Policies targeting ocean acidification are focus of new publication

Ocean acidification (OA) is by now a recognised global problem with profoundly negative environmental, social and economic consequences. From a governance perspective, there is the need to ensure a coordinated effort to directly address this problem.

A study led by Dr Charles Galdies from the Institute of Earth Systems of the University of Malta enabled a group of 21 leading European natural and social scientists to team up and review 90 legislative documents from 17 countries from the European Economic Area (EEA) and the UK that primarily border the sea.

The primary finding from this study is that the European national policies and legislation addressing Ocean Acidification (OA) are at best uncoordinated. Although OA is acknowledged at the higher levels of governance, its status as an environmental challenge is greatly diluted at the European Union Member State level.

As a notable exception within the EEA, Norway has a proactive approach towards legislative frameworks and research aimed towards further understanding OA. On the other hand, there was a complete lack of, or inadequate reporting in the Marine Strategy Framework Directive by the majority of the EU Member States, with the exception of Italy and the Netherlands.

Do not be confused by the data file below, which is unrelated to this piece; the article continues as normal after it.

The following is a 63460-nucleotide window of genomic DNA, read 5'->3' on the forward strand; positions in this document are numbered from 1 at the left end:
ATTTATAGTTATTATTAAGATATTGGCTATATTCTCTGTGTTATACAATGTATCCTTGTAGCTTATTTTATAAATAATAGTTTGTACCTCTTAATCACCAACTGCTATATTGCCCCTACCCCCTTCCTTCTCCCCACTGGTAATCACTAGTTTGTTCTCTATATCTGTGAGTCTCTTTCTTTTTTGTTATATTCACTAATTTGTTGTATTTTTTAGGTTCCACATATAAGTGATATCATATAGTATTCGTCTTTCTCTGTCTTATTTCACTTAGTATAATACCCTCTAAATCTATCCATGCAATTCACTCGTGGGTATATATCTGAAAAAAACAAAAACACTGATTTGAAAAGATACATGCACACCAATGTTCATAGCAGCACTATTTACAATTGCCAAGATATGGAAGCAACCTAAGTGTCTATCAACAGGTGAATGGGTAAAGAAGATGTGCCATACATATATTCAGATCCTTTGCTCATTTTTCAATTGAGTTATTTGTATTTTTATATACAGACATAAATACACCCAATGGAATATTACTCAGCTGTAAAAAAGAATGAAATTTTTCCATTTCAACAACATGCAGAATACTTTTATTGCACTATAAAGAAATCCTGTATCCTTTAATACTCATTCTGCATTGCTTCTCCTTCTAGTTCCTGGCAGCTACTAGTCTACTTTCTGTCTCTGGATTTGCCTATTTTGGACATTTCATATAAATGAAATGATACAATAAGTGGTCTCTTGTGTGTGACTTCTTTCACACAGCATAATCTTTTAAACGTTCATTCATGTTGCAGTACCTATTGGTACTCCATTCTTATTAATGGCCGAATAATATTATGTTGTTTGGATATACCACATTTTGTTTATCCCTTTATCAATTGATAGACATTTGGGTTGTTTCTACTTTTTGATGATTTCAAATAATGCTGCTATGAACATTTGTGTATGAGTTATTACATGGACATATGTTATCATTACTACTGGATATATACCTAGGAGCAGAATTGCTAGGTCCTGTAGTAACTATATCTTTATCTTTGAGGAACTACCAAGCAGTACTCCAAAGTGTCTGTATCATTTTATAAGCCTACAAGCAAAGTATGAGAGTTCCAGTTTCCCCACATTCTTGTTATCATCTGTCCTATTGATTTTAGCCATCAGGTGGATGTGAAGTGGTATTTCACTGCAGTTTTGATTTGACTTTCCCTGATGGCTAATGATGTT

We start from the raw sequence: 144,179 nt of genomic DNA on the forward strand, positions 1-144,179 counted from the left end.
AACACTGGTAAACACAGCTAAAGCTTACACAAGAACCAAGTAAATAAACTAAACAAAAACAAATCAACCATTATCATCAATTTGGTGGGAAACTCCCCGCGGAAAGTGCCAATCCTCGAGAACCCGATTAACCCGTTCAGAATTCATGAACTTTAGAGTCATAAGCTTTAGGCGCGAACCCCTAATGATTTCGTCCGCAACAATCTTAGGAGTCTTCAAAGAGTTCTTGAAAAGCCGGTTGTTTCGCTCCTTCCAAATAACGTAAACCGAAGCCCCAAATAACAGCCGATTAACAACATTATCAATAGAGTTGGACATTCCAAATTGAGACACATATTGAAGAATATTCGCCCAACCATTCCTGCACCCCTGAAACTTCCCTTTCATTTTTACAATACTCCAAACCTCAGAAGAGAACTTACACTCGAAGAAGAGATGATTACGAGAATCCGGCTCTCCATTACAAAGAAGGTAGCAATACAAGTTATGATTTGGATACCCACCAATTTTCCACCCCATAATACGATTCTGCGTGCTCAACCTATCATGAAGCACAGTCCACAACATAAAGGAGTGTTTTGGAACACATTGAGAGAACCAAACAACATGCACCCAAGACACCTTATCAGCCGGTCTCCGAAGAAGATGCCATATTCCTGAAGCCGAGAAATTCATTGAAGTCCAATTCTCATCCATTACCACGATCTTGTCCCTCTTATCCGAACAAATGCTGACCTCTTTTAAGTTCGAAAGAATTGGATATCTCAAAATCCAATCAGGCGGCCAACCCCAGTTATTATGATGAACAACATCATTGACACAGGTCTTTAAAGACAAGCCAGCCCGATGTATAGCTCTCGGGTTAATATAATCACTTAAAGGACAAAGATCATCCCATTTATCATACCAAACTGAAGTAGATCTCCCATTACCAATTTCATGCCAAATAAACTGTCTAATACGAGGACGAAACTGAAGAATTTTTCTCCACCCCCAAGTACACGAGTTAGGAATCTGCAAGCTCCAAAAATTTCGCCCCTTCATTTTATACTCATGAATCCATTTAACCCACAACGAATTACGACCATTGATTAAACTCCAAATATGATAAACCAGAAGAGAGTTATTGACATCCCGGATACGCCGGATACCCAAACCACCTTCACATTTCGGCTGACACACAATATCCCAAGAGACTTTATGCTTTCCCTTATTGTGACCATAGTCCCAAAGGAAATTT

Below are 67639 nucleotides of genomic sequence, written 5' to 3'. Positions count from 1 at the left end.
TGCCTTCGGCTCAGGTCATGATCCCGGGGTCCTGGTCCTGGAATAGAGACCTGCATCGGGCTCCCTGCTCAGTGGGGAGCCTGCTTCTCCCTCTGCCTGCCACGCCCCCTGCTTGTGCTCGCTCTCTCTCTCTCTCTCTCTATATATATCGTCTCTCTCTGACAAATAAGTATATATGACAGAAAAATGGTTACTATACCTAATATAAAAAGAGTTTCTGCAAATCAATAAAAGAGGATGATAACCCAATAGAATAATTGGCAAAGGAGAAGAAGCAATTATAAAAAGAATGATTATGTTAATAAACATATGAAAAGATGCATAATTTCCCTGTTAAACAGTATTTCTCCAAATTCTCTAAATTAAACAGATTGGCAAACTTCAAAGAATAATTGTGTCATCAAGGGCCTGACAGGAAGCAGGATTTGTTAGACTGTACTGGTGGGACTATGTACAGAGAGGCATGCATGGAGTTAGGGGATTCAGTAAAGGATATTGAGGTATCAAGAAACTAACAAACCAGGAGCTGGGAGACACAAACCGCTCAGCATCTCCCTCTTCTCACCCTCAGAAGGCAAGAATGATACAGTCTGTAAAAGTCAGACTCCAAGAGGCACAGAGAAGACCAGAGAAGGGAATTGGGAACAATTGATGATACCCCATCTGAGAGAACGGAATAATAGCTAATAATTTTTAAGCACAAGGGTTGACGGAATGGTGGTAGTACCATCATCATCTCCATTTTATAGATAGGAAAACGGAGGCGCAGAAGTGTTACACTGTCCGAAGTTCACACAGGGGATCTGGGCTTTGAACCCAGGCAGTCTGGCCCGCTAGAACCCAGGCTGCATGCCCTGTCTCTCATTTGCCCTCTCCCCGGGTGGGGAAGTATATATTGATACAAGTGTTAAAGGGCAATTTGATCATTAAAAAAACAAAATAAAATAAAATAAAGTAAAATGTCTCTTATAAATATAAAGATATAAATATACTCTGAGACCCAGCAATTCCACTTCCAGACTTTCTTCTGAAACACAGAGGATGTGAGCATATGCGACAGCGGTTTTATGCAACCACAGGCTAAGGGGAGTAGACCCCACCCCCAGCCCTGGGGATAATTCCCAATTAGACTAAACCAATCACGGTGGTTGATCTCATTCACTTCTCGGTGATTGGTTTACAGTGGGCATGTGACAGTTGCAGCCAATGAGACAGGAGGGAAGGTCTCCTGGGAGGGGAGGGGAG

The problems associated with OA and the solutions needed to address them are unique and cannot be bundled together with traditional climate change responses and measures. Therefore, European OA-related policy and legislation must reflect this and tailor their actions to mitigate OA in order to safeguard marine ecosystems and societies. A stronger and more coordinated approach is needed to build environmental, economic and social resilience of the observed and anticipated changes to the coastal marine systems.

This open access publication is based upon work from COST Action CA15217 – Ocean Governance for Sustainability – challenges, options and the role of science, supported by COST (European Cooperation in Science and Technology). COST (European Cooperation in Science and Technology) is a funding agency for research and innovation networks. These actions help connect research initiatives across Europe and enable scientists to grow their ideas by sharing them with their peers. This boosts their research, career and innovation.

Dr Galdies forms part of the Ocean, Climate Change and Acidification Working Group.

University of Malta, 24 July 2020. Article.

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